Replacing windows is a significant, long-term investment for homeowners, so choosing the right windows among the plethora of glass options available today is extremely important. Yet weeding through replacement window choices at your local home improvement center or window dealer showroom can be intimidating.
Luckily, the National Fenestration Rating Council (NFRC) is here to help. NFRC’s residential window labels can help consumers quickly compare the energy performance of windows, doors, skylights and other fenestration.
So, what do you look for when choosing the right window for your climate? Two of NFRC’s ratings should be top of mind: U-Factor and Solar Heat Gain Coefficient (SHGC). By understanding these ratings, and others, you can make an informed decision when comparing energy efficient replacement windows, which can help save you money on heating and air conditioning costs.
Top 4 Window Energy Performance Measurements
U-Factor measures how well a window prevents heat from escaping a building and is rated from 0.09 to 1.20. The lower the U-Factor, the better the product is at keeping heat from escaping.
Solar Heat Gain Coefficient
Blocking the sun’s solar radiation and heat is another important job for energy efficient windows. The Solar Heat Gain Coefficient (SHGC) evaluates how effectively a window is able to do just that. SHGC measures how well a window blocks the sun’s heat, and is rated on a scale of 0 to 1. A lower SHGC means that the product is better at blocking unwanted solar heat.
As the name implies, visible transmittance (VT) gauges the amount of visible light that is permitted to pass through the replacement window. It used to be that light and heat went hand in hand, but modern glazing technologies have changed that experience. VT is rated from 0 to 1, with a higher VT indicating that more light is transmitted.
Evaluated as the cubic feet of air that is able to pass through a square foot of window, air leakage ratings may or may not be included in a window’s statistics. Energy Star doesn’t take air leakages into account since window construction materials are subject to alter over time and subsequently cannot be measured precisely. Though the standard building code rating is .03, the lower the figure, the less air is able to seep through your energy efficient windows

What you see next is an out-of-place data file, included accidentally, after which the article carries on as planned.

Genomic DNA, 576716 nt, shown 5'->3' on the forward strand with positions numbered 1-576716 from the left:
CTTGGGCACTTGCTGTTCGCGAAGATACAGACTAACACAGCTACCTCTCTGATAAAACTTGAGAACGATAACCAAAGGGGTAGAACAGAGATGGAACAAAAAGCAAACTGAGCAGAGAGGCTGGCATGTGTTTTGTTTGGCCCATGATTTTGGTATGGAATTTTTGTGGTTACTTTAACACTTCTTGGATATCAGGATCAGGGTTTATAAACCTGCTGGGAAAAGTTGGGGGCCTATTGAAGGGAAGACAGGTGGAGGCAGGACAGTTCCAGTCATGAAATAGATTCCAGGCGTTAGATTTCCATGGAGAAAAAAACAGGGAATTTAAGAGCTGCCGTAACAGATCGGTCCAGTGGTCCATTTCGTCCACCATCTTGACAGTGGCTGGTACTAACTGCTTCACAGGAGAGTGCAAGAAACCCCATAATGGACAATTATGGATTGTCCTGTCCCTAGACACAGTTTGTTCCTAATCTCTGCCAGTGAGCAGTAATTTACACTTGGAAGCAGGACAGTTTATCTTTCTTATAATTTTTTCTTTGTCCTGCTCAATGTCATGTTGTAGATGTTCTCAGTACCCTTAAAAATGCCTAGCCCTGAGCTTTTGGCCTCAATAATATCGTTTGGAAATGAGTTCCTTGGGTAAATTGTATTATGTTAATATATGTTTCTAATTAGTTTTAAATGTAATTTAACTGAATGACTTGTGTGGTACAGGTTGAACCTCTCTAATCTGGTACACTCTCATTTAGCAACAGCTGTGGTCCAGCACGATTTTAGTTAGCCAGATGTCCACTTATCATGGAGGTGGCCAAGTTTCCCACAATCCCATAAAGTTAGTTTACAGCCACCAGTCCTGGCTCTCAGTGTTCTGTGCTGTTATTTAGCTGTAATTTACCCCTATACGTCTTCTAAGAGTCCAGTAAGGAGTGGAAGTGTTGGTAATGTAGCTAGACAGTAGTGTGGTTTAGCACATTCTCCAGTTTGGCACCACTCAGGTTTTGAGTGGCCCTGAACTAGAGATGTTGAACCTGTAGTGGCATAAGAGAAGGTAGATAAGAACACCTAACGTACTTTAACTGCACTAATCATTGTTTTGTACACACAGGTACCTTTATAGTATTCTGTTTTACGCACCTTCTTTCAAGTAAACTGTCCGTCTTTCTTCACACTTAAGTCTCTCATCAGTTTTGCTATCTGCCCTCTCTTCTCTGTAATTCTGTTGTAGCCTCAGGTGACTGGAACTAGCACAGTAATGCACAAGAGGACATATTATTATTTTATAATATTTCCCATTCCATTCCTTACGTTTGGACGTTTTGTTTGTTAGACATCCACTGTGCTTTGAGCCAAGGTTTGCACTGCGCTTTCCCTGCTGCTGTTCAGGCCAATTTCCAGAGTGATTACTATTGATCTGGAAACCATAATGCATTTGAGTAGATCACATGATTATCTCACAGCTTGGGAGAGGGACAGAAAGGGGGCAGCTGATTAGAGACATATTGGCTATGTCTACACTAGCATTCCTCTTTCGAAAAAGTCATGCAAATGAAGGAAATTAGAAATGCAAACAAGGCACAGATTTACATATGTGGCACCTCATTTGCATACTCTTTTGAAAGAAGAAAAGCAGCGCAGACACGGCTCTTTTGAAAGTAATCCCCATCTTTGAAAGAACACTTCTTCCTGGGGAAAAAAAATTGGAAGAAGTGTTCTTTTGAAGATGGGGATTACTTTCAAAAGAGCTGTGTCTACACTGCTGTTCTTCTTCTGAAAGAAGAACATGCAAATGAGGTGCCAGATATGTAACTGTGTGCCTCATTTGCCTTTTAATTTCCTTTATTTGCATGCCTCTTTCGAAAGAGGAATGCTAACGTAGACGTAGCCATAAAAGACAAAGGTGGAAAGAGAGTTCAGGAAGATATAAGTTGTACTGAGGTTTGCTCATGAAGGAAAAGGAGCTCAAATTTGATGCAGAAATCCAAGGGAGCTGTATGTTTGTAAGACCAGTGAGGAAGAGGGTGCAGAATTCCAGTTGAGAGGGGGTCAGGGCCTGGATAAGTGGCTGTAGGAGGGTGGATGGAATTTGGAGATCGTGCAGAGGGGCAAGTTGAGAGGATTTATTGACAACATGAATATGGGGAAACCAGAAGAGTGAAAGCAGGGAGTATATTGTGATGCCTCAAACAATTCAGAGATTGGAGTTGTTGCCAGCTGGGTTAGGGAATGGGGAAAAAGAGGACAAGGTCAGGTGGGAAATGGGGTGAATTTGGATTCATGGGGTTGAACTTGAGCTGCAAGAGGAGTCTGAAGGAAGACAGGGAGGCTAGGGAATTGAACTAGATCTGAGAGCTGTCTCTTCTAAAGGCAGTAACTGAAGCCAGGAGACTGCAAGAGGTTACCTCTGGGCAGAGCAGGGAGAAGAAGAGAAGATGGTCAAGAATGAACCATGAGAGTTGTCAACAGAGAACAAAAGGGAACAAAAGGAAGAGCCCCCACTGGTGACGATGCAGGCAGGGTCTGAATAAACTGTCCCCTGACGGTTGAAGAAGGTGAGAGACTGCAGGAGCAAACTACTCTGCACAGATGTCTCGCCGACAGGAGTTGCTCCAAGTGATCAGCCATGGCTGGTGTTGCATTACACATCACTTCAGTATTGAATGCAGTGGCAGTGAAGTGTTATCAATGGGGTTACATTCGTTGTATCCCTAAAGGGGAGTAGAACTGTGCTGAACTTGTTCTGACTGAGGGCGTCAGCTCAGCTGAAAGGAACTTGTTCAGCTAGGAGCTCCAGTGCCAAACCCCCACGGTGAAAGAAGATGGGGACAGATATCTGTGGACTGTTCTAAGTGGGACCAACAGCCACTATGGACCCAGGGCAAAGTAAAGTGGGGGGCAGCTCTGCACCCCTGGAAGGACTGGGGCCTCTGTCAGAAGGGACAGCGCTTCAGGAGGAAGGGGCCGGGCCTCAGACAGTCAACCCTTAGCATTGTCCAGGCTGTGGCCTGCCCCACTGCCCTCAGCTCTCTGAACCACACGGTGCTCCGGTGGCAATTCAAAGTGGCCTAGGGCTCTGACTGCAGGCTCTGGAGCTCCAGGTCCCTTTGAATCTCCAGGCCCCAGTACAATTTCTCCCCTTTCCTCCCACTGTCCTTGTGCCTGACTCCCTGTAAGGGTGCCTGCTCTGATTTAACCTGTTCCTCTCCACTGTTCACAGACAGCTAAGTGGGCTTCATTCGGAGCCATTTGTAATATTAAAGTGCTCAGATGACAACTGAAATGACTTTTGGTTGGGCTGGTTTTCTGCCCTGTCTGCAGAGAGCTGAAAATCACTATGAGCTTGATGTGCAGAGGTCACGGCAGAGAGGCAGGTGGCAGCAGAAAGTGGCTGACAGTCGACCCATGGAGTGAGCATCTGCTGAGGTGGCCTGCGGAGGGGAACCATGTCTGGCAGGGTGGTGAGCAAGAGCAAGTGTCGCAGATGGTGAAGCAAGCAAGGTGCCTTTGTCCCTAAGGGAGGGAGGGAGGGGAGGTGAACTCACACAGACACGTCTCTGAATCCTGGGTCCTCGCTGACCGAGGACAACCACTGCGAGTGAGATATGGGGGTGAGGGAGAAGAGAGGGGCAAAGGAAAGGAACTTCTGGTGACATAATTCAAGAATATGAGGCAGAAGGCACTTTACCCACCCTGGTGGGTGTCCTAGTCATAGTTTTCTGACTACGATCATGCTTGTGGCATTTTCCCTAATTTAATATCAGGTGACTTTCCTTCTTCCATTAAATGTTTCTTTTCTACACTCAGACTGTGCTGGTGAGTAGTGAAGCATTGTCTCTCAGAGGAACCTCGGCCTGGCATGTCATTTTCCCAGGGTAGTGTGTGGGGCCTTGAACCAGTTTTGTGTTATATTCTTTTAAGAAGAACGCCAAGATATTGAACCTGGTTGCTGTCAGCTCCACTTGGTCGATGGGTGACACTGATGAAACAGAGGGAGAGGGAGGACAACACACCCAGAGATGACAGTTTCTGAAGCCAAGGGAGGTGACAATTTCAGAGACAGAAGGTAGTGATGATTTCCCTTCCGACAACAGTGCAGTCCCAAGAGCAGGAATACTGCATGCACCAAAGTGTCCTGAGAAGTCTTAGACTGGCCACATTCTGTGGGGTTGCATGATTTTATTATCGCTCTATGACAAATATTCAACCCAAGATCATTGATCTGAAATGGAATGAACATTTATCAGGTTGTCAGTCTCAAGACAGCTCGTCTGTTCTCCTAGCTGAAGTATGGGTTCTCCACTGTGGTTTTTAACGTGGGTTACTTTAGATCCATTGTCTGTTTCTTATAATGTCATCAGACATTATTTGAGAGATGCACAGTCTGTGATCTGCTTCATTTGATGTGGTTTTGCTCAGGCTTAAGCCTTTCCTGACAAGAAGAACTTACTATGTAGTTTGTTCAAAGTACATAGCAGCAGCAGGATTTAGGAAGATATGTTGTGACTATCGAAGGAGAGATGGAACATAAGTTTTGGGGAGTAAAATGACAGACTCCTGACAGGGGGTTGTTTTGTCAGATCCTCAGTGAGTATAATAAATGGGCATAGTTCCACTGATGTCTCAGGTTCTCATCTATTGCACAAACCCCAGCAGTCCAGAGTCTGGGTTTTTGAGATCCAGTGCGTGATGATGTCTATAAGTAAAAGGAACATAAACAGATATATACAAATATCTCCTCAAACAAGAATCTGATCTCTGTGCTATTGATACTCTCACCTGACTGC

With a range of 1 to 100, condensation resistance (CR) calculates how much moisture is able to collect on the interior of the window and between glazing layers. Most Energy Star-approved replacement windows are already built to withstand moisture, so they will generally come with higher CR rating already.
Before you buy replacement windows
Before heading out to purchase your new windows, contact your local building permits department to inquire about your community’s energy requirements for residential windows. Having this information on hand will make your purchasing decision simpler as you will know which ratings are compliant with local energy codes.
When you are finally ready to purchase your replacement windows, look for the NFRC rating label on each window to compare products. Like the gas mileage sticker on a new car, these labels allow you to quickly compare which windows are in the specific ratings range that you need.
Once it’s time for installation, here are a few things you can do to get your house ready for the window replacement project.
Now that you understand the ins and outs of energy efficiency window ratings, take the time to compare various options and talk to a professional who can help walk you through exactly which window will best serve your home!